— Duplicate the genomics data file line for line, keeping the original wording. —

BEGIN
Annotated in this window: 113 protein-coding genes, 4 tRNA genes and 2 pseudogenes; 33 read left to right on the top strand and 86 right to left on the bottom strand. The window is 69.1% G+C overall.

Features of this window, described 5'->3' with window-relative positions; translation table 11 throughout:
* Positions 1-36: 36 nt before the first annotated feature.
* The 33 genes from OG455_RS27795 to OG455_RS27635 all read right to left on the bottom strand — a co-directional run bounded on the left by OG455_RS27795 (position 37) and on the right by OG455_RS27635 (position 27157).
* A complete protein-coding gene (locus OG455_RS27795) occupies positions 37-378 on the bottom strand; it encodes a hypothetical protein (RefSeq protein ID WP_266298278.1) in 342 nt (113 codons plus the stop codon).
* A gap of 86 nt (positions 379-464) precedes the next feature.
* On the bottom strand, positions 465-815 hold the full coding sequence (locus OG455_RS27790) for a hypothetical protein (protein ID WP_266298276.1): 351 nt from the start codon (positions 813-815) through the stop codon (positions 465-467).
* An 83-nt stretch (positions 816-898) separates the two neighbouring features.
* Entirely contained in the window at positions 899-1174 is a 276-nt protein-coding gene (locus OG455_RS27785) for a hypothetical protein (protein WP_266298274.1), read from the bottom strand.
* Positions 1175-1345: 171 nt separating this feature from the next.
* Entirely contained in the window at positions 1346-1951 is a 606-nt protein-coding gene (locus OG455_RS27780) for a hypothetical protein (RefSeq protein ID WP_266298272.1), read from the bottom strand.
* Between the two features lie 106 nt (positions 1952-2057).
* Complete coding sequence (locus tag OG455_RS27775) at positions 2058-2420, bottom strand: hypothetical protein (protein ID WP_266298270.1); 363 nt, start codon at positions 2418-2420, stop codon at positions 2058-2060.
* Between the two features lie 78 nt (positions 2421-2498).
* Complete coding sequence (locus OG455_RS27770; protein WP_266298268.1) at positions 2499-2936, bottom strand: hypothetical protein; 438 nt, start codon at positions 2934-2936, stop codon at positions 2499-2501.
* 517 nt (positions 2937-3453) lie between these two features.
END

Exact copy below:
Annotated in this window: 113 protein-coding genes, 4 tRNA genes and 2 pseudogenes; 33 read left to right on the top strand and 86 right to left on the bottom strand. The window is 69.1% G+C overall.

Features of this window, described 5'->3' with window-relative positions; translation table 11 throughout:
* Positions 1-36: 36 nt before the first annotated feature.
* The 33 genes from OG455_RS27795 to OG455_RS27635 all read right to left on the bottom strand — a co-directional run bounded on the left by OG455_RS27795 (position 37) and on the right by OG455_RS27635 (position 27157).
* A complete protein-coding gene (locus OG455_RS27795) occupies positions 37-378 on the bottom strand; it encodes a hypothetical protein (RefSeq protein ID WP_266298278.1) in 342 nt (113 codons plus the stop codon).
* A gap of 86 nt (positions 379-464) precedes the next feature.
* On the bottom strand, positions 465-815 hold the full coding sequence (locus OG455_RS27790) for a hypothetical protein (protein ID WP_266298276.1): 351 nt from the start codon (positions 813-815) through the stop codon (positions 465-467).
* An 83-nt stretch (positions 816-898) separates the two neighbouring features.
* Entirely contained in the window at positions 899-1174 is a 276-nt protein-coding gene (locus OG455_RS27785) for a hypothetical protein (protein WP_266298274.1), read from the bottom strand.
* Positions 1175-1345: 171 nt separating this feature from the next.
* Entirely contained in the window at positions 1346-1951 is a 606-nt protein-coding gene (locus OG455_RS27780) for a hypothetical protein (RefSeq protein ID WP_266298272.1), read from the bottom strand.
* Between the two features lie 106 nt (positions 1952-2057).
* Complete coding sequence (locus tag OG455_RS27775) at positions 2058-2420, bottom strand: hypothetical protein (protein ID WP_266298270.1); 363 nt, start codon at positions 2418-2420, stop codon at positions 2058-2060.
* Between the two features lie 78 nt (positions 2421-2498).
* Complete coding sequence (locus OG455_RS27770; protein WP_266298268.1) at positions 2499-2936, bottom strand: hypothetical protein; 438 nt, start codon at positions 2934-2936, stop codon at positions 2499-2501.
* 517 nt (positions 2937-3453) lie between these two features.